Sabato’s break-down of the national debt is very convincing. The fact that 9% of the Federal budget goes towards paying interest on our debts is incredibly disconcerting (p. 56). Our interest payments may eventually consume the US budget and destroy the Congress’s ability to spend money on vital activities (p. 56). To prevent this scenario, Sabato proposes a moderated Balanced Budget Amendment. This seemed at first to be an open and shut case, but ultimately by clearly explaining the disadvantages of a constitutionally mandated balanced budget Sabato – I think inadvertently – convinced me that it is a terrible idea. A balanced budget amendment would prevent the government from investing money in order to foster future growth. Sabato quotes Karen M. Paget. She says that, “the soundest fiscal policy for the federal government is simply to keep the annual increment added to the national debt below the rate of real economic growth” (p. 61). This allows the government to feed the economy with spending while simultaneously decreasing the national debt as revenues gradually increase. Also, the exigency of emergency spending during recessions and national disasters (p.65), combined with the constitutional difficulties of enforcement (p.66), would not only render such and amendment powerless, but could also erode the rule of law and our constitutional order in general. To paraphrase Hamilton in Federalist 27, social exigencies will always trump parchment promises. Contrary to Sabato’s intention, I have been convinced that a Balanced Budget amendment is the wrong way to solve our debt crises.
On the other hand I do like the possibility of using a line item veto as a method for cutting pending. Even though the actual amount of money cut when Clinton wielded it was relatively small (p. 102), such an ability would still force legislatures to justify their pork-barrel spending. I also like that presidents would be able to use this power strategically to trade pork for votes on domestic policy issues. This would strengthen a President’s ability to enact her domestic policy proposals. Specific national policy proposals are relatively well understood – Presidential elections represent an unique opportunity for citizens to debate and discuss policy. Presidents should be empowered to enact the democratic will by implementing his most important policy proposals. A line item veto would significantly increase his political capitol allowing him to get his policies instituted. Similar to a parliamentary system, these packaged to deliver policies would allow people to evaluate the effectiveness of the candidate’s policies more effectively and would allow the public to make clearer evaluations of policy innovations.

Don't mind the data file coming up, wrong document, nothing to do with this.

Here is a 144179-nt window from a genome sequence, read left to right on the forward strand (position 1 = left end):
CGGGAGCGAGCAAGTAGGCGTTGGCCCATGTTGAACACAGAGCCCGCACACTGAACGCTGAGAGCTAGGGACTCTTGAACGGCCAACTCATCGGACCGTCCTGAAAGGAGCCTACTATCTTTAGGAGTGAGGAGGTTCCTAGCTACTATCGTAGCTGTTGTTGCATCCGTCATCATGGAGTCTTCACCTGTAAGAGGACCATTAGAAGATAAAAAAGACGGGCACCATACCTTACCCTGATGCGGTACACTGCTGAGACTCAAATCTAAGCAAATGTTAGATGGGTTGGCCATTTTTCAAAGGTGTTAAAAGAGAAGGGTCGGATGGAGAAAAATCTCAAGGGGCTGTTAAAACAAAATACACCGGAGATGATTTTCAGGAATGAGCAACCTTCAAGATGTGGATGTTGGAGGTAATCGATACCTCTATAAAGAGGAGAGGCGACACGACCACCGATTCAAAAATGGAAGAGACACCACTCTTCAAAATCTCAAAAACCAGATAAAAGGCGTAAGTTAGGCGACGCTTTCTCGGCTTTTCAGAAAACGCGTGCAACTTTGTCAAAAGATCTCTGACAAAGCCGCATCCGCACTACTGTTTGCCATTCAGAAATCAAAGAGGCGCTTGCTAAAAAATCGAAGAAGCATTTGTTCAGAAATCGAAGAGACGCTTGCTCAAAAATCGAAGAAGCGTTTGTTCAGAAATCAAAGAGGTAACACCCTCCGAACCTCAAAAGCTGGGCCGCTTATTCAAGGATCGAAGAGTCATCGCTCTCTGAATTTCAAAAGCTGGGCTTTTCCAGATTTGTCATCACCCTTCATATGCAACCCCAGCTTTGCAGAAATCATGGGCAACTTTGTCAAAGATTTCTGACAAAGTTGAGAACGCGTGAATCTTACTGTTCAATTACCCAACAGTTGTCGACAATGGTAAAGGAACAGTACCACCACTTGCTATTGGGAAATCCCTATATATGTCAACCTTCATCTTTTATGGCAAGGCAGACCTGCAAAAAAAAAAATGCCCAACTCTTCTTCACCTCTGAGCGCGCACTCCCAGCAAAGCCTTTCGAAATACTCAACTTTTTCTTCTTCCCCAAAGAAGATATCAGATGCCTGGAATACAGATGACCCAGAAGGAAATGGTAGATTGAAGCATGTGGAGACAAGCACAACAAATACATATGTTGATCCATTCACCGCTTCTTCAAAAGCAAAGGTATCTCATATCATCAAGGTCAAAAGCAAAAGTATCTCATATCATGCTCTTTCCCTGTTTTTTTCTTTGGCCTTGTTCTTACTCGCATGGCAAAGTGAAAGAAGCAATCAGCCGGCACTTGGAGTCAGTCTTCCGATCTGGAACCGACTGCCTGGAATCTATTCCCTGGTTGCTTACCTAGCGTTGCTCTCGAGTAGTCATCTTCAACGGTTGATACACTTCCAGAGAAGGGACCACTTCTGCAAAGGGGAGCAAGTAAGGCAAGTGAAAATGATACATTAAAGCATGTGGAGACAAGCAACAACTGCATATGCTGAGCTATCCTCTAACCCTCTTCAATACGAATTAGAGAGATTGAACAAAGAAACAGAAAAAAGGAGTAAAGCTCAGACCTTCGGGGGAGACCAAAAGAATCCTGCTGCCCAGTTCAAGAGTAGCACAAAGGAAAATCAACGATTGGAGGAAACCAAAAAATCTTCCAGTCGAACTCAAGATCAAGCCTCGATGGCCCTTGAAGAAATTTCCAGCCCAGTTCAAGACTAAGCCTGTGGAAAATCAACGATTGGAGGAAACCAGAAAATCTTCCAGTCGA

IV. Proposals for the Presidency
The disorganized candidate selection process has contributed to the ineffectiveness of the Presidential office: 1. Front-loading contributes to permanent campaigns which detract from the President’s essential responsibilities (p. 125), and 2. To secure a nominations candidates end-up over-representing the interests of a few early states such as Ohio and New Hampshire at the expense of all others (p.128-129).
To alleviate these problems Sabato suggest dividing the US into 4 large regions. Each region will hold its primaries during a single month (April – July) determined by lottery. A lottery would also select a low-population state with 4 House Members or less in order to preserve the original – walk with the people – intent of early primaries. This proposal is extremely convincing. The element of randomness and instability would uproot permanent campaigns which typically camp-out in early primary states in hopes of getting a hold-on the momentum necessary to win nomination (p. 133). Likewise, because the early states are selected randomly, candidates will be selected in a more fair and representative manner. No longer will Ohio and New Hampshire dominate the psyche of presidential hopefuls. The nomination process will be opened to other states which under the status quo receive little or no attention from Presidential hopefuls during this period.
The electoral college has the potential to create anti-majoritarian outcomes, where the winner of the popular vote loses the election. This actually happened in 2000 when Al Gore won the popular vote but lost the election (p. 137). One problem with the electoral college is the disproportionate allocation of electors. The inclusion of Senators in each states elector count, skews the vote in favor of low population states. Furthermore, the winner-take-all system allows a candidate to win several states by small majorities to win the election; even though his opponent won his states by huge margins and, thereby secured the popular vote.
Also, according to the constitution, in the case of a tie vote for president, the new president is determined by the House of Representatives. Each state selects just one representative to vote to decide the new president (p. 138). Considering how disproportionately populated states are in the US, such a selection process is likely to produce an outcome which is not shared by the majority of people who live in largely populated states. This “unit rule” is extremely undemocratic and is likely to anger a lot of people if an electoral tie for president ever occurs.
To remedy these problems Sabato first suggests increasing the size of the electoral college – allocating additional electors according to the size of the state with the biggest states getting the most electors. This would alleviate the disproportionate power of smaller states on electoral outcome. According to Sabato, such an allocation would have turned the 2000 vote away from Bush and given it to Gore – the winner of the popular vote (p. 152). However, the potential still exists for the winner of the popular vote to lose the electoral vote, if her opponent wins more electors by smaller margins. So unlike Sabato I would still prefer a straight-up national vote or else proportional versus winner-take-all selection for electors. Despite their drawbacks either system would better ensure that the will of the people is honored.
Sabato’s second proposal is much stronger. He advocates an “elimination of the unit rule in the House of Representatives” (p. 147). Instead, he beleives each House member should be allowed to cast a ballot to decide the president (p. 147). This method would be more representative of the general populous – as each allocated proportionally according to population – and are therefore much less likely to produce an anti-majoritarian outcome.